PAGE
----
Financial Focus: Summer 2020

Covid-19 has presented an awkward reminder of things we’d rather ignore: wills. Our latest newsletter considers estate planning and intestacy. Now’s the time to write or revisit your will – don’t delay.



We have just come through an unprecedented six months. At the beginning of the year, nobody could have predicted the disruption we would be facing in our day-to-day lives – at home, at work, and in our personal finances. From stock-market turbulence, job cuts and furloughing, to the Government’s various mitigating responses – Covid-19 has taken its toll our financial health as well as our physical and often emotional wellbeing.

In our summer newsletter, we look at some of the ways in which personal finances, savings and investments may have been affected since the start of the year, and steps we can take to protect ourselves from further damage.

To start with, a sobering message: ‘It will happen to you’. Solicitors have seen a significant uptake in will-writing in recent months, according to the Law Society. Notwithstanding the logistical impracticalities of witnessing signatures while social distancing, the pandemic has served as a reminder to all of us not to procrastinate. Intestacy laws do not necessarily pass everything to a remaining spouse and leave no provision for unmarried partners. Don’t file and forget your will, and if you haven’t yet written one, do so without delay.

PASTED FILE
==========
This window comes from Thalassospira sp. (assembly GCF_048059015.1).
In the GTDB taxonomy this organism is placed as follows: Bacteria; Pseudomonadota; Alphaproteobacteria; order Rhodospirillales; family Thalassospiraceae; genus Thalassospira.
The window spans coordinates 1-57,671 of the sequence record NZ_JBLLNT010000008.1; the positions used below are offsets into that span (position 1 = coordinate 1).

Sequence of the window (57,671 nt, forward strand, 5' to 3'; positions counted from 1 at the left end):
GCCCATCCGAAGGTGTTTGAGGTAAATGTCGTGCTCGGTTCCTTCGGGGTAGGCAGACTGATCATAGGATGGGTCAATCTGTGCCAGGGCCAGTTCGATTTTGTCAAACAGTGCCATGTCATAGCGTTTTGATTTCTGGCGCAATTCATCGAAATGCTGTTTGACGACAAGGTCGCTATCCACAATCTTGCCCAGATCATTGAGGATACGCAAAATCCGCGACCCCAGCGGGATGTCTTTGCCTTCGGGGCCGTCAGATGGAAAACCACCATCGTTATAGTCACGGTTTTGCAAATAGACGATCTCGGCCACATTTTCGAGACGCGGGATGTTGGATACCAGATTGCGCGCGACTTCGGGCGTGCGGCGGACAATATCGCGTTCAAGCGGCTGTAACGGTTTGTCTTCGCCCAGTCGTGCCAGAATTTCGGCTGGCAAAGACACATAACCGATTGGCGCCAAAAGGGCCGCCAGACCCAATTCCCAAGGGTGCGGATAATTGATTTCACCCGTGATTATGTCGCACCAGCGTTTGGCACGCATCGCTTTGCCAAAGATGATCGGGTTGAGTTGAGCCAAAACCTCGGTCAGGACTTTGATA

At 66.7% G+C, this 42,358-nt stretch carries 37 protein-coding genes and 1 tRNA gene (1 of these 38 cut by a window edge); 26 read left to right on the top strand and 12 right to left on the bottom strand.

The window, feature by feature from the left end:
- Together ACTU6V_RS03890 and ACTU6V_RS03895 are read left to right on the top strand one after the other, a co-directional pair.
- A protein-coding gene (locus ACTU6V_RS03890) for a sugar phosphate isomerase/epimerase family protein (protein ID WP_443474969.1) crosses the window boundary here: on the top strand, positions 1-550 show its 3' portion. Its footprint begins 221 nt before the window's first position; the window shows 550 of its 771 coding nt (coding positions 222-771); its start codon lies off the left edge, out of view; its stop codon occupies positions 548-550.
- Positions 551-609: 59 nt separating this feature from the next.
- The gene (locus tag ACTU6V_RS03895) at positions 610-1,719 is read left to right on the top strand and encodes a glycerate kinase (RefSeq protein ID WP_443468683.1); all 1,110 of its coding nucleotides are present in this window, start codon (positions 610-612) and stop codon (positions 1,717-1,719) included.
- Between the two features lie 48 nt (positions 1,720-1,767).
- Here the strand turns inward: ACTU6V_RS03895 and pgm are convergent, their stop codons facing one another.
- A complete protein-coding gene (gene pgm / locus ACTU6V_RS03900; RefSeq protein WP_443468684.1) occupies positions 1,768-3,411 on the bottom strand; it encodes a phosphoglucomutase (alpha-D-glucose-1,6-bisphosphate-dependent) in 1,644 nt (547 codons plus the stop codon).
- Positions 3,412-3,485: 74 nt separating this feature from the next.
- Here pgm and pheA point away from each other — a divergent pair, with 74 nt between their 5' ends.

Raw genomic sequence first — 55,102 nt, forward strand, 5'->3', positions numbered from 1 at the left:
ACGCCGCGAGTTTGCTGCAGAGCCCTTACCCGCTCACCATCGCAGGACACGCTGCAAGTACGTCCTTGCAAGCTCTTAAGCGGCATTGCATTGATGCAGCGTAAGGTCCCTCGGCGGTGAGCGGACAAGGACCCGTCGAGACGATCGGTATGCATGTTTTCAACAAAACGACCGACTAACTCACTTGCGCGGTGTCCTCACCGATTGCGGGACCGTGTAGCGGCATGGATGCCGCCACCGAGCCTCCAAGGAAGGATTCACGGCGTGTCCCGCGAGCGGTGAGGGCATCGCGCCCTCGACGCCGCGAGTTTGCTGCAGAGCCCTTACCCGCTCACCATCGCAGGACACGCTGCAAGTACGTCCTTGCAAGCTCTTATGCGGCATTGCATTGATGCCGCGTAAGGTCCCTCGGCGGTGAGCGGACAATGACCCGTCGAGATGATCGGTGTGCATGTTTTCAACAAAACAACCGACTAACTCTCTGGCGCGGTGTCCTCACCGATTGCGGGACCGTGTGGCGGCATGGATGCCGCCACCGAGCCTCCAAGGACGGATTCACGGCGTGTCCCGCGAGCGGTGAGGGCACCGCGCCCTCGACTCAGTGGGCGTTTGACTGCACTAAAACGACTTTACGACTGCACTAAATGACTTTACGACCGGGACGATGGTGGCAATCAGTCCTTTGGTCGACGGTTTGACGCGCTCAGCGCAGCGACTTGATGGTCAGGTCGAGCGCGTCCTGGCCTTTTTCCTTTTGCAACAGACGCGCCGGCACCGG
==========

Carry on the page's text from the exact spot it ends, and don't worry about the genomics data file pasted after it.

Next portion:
Clients who rely on a pension for regular income should consider the article ‘Time to review your drawdown plans?’ With uncertainty in the investments landscape, it may be worth leaving the capital in pensions portfolios intact in the short term and relying on other savings for income, until the markets resume stability. This is something that requires careful discussion.

Those affected by reduced income or job insecurity during the coronavirus lockdown may have found succour in the Government’s coronavirus job retention scheme (CJRS) and the FCA’s work to secure mortgage payment holidays for those struggling. Yet these measures aren’t permanent and need to be paid for – eventually by the taxpayer – and State benefits such as Universal Credit are notoriously low. In ‘Leaving it to chance?’ we reiterate the importance of personal financial protection to bolster any State provision.

On a cheerier note, the fundraising efforts of centenarian Captain Tom Moore are an inspiration for a fulfilling retirement. With more people living into their 90s, in ‘Planning for your century’ we consider the financial planning which needs to be considered for a long, productive and comfortable retirement.

At the other end of the age spectrum, the first generation of child trust funds (CTFs) are reaching maturity in September when their owners reach their 18th birthdays. While CTFs are not available to new investors, their replacement, the Junior ISA, offers comparatively favourable interest rates and product choice. The savings limit has also more than doubled this year, to £9,000. ‘The kids are alright’ looks at what’s available for the younger generation.

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